So my business model overall, is that my target is that by within the next 12 to 24 months, product sales for all of my products, not just Hey, Mike, but all the products that I create and launch, the product sales for all of those will pay all of our bills as a family. So residual income, for sure, is the primary thing. Now as a bonus, it is also part of the stories that I tell when I speak. So it’s a story generator, and residual income. It’s also proof point for what I do as a speaker, you know, I talked about innovation, I talked about inventing makes sense then that I need to have examples for that. I going back it goes back to that when you said you your positioning your positioning yourself not just a speaker to market but someone that really understands you’re an inventor as well, so that every time you tell that story is adding a stronger and stronger kind of proof points, as well. And one thing I have to ask about Mike, I’m always intrigued by this is, I think as a guy speakers, we have it super easy, because we usually have like this microphone holder called a tie. But we just clip it the thing I’ve seen how that you can either clip it there, but when you’re working some of the women’s speakers. And I know this for you know, speakers have had to have the clip on packs for your head. You got your headset mic, you’ve got all these different things that can have going on. You haven’t attached yourself. And Was that something you thought about in terms of where they’re actually going to attach?
Absolutely. I thought about it, we actually have the Hey, Mike has two back so one is a cliff. And then the other one is a magnet. So I can magnet it appear magnet over here, here here or so I can bag that anywhere. Just say that magnetic magnet magnet ties it somewhere on my shirt. Yeah. So we did I did think of that in the design. Turns out it’s not really used as much as I would have thought that’s the other thing about product. Boy, you just things that you are like, we have got to have this everybody’s going to want this is the critical feature. And then you just find out nobody’s ever once used it. Yeah. Hey, Mike has a has a plugin to listen on headphones. So if you wanted to listen back, you know, to a video on your headphones right after you record it you could not remember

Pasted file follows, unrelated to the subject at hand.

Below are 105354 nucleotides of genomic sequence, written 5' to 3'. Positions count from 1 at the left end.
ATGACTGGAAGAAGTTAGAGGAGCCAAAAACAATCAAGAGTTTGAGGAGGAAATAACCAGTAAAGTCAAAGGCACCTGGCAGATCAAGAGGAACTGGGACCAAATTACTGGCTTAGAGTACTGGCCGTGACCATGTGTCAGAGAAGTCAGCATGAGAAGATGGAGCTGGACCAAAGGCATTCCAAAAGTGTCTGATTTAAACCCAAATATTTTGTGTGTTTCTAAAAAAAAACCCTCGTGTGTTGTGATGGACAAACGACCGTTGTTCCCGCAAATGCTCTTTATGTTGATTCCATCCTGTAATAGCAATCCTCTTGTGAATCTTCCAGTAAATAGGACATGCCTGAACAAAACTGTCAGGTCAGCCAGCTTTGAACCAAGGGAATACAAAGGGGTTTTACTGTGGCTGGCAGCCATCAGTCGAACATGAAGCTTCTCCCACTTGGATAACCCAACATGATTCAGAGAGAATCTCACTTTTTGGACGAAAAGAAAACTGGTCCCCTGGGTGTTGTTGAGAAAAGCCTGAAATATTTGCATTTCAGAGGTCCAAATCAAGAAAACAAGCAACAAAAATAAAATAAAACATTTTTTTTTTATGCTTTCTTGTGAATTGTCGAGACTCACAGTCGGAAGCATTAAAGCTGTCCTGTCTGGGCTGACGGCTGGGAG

is that the danger of feature creep? Sometimes it can it comes into. So you’re, you’re now you’re now you’re back in the US, you’re now building your speaking business back in the US to the product to just can take on a life of their own as well. How does it feel being back in the US and building us speaking business? Do you feel that your this is a relaunch? Or do you feel like you’re launching for the first time you’re speaking? What Where’s your head out with it?
Well, I think it’s it’s probably more of a relaunch, because my branding and my marketing are all pretty solid. So it’s not as if you know, like I was when I started in the UK, I wasn’t really sure what my brand would be I wasn’t, you know, I didn’t have all my collateral created. I didn’t have all of those kind of pieces and parts and even messaging to a certain point. So I initially started speaking almost exclusively about sales. And it was a good year and a half or two years before I had a conversation with a friend of mine who you might know Donna St. Louis, who is also a global speaker. And I remember, you know, at that moment going, I just you know what, I like sales, but just doesn’t really kind of get me up in the morning. She’s like, why are you talking about innovation? I’ve already launched him like, I was always talking. She was like, why are you talking about innovation? And I was like, Yeah, I could do that. But really, that’s quite, that’s quite common, I see that we’re, initially when people start with their speaking Korea that come from a particular industry, they have a particular skill set. And that’s the first thing that they go to. And actually, that makes a lot of sense to do that. Because you understand the pain points of your of your clients, because you’ve lived that you’ve been in that world. So I would say that’s actually a good thing to do. But then after a while, you discovered maybe that’s not the thing that you really want to spend the next 10 years building. So you say, so you’ve made that you’re now making that transition into the innovation as well.